Recently, I got some stamps gifted to me. I had written an article for the December edition of The American Philatelist ("Oh Pongal! Celebrate the Pongal Festival with Us”), and in response Mr. Kishore Yalamanchili, also a collector, sent me some stamps. He sent me two albums to keep my collection in, and some stamps by themselves. I would like to thank Mr. Yalamanchili for sending these stamps, go over some of the stamps I got from him and describe the new ways I plan to collect stamps. The stamps that Mr. Yalamanchili sent were mainly from the UK. There were a lot of interesting stamps, like some about the Liverpool and Manchester Railway, stamps of some London landmarks, and stamps of British explorers. The albums have different images of stamps in black and white, and the goal is to fill up the album with the respective stamps that match the images. I think that instead of collecting random stamps, it'll be interesting to collect specific ones. I'm not exactly an experienced collector, so this will definitely be a great learning experience for me, and a way to organize stamps in a neater way than I do now. Not only that, but once I start collecting the specific stamps for the albums, I’ll be able to learn about new stamps and the history of countries I’ve never heard of. That’s actually one of the reasons I enjoy stamp collecting: it’s a great way to learn about history and geography.
Because of the new albums I received, I plan to collect stamps in a slightly different way than I do now. Before, I used to put stamps into an album without a specific pattern or grouping, but now I hope to organize them by groups. For example, grouping all the stamps of a specific country into one page of the album. Also, the albums I received have a specific order to present the stamps, so I hope to follow that order and have a more organized collection. You may be wondering why I would want to organize my collection? Well, first of all, it’ll look better, and therefore be more presentable. If I ever do a presentation of my stamps or show them to some people, I would like the collection not to look like a five year old’s construction paper collage. Not only that, but it’ll be easier to find stamps. Right now, if I wanted to find a stamp from, say, Mexico, I would have to look through a huge album. But if the stamps were organized, then I would know exactly where to find the right stamps.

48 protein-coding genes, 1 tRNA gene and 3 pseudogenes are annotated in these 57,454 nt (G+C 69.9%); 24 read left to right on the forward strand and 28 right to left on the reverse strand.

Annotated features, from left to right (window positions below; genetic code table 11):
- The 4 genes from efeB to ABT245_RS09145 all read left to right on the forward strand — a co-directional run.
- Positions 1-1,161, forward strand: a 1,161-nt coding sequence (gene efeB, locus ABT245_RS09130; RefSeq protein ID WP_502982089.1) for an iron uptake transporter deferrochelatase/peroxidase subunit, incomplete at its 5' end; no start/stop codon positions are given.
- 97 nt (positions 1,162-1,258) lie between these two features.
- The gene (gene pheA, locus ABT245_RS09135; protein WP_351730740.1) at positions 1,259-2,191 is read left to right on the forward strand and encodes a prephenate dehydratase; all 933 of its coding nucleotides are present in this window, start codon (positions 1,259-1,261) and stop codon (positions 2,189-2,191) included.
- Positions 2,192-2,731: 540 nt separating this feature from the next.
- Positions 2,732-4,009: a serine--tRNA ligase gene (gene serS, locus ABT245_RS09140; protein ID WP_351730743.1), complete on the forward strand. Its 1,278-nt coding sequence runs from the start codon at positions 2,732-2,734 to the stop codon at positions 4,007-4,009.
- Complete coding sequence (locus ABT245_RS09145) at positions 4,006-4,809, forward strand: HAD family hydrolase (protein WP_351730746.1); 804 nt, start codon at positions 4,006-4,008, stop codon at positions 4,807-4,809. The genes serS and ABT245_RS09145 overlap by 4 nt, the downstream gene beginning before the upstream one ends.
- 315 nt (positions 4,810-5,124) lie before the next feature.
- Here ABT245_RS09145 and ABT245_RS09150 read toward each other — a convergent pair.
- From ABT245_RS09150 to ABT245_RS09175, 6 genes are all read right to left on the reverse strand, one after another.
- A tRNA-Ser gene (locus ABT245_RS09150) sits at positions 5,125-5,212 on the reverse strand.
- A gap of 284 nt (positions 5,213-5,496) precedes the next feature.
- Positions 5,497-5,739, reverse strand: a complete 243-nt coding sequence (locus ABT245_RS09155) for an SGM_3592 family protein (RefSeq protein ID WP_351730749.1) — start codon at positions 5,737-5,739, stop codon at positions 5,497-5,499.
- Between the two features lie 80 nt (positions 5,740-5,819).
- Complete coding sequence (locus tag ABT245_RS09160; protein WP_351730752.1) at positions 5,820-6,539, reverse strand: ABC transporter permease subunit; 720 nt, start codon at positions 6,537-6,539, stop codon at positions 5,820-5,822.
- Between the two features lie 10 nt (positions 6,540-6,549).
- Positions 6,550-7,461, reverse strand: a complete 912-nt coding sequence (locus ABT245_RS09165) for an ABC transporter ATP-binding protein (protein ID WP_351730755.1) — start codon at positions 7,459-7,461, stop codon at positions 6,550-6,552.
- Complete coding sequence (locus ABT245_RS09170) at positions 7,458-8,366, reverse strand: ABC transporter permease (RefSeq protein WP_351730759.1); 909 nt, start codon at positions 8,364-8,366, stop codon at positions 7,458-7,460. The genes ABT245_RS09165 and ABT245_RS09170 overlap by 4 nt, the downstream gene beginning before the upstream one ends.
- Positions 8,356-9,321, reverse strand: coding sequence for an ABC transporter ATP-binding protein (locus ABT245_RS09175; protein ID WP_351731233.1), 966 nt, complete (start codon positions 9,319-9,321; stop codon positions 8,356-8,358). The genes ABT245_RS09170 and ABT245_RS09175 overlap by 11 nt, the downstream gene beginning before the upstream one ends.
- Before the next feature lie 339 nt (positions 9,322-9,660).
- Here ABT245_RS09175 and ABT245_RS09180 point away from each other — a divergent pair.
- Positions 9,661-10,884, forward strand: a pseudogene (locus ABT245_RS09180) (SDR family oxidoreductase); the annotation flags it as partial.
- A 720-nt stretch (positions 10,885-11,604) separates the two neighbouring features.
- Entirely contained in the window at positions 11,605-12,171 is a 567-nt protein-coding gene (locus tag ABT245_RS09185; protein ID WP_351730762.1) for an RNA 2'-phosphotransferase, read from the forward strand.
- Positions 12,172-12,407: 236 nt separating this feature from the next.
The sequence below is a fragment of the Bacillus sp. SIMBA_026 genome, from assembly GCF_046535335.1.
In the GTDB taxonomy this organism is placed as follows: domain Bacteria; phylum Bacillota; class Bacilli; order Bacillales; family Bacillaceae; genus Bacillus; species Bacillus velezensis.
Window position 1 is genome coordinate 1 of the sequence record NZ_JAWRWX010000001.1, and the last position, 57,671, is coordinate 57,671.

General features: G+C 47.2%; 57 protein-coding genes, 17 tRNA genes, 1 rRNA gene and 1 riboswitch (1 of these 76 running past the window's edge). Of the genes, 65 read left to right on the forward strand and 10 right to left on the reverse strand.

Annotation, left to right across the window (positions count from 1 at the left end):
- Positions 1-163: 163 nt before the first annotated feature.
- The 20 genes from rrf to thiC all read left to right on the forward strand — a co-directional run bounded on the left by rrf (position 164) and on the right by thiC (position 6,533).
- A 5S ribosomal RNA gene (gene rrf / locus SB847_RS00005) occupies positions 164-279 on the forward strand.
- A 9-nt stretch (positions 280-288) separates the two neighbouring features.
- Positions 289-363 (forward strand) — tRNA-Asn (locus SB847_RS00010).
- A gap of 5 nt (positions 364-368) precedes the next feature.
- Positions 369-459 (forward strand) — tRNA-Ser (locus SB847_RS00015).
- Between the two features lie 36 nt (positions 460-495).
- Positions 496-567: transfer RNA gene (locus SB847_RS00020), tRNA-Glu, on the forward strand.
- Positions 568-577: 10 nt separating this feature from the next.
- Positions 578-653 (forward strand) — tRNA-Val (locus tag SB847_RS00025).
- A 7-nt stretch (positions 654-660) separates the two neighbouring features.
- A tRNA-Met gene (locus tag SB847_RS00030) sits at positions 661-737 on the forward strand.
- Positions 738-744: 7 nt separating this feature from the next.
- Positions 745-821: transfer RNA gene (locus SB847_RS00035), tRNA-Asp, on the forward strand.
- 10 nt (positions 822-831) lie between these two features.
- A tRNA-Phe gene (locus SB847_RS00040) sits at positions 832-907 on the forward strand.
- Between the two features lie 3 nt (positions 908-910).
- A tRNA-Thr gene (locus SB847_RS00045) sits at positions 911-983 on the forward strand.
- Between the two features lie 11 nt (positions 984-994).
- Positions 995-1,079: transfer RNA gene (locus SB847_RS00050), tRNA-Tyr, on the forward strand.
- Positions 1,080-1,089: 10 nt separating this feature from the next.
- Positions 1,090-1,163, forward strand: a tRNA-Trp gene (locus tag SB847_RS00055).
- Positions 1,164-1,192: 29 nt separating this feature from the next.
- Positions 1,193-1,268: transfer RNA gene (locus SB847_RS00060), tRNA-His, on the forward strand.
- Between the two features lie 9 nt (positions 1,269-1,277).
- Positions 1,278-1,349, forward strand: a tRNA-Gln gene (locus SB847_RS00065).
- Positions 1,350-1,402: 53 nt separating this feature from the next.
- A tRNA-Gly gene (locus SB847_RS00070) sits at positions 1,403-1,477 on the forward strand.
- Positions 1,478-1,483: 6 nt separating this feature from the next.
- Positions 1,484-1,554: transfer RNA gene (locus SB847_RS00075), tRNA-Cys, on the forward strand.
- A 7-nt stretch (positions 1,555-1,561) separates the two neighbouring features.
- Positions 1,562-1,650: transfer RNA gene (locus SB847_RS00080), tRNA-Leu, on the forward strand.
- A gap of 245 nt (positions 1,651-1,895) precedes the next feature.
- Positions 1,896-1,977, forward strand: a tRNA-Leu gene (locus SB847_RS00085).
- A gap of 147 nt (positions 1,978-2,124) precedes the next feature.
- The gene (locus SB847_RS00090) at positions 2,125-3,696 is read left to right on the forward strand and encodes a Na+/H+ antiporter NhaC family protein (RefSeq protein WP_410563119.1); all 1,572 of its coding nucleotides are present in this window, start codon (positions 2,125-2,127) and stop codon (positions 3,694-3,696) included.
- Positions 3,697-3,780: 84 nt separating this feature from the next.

So, I want to again say thank you to Mr. Yalamanchili for sending me such a great selection of stamps and albums, and I also want to encourage you to organize your stamp collection, and if you haven’t already, start collecting stamps!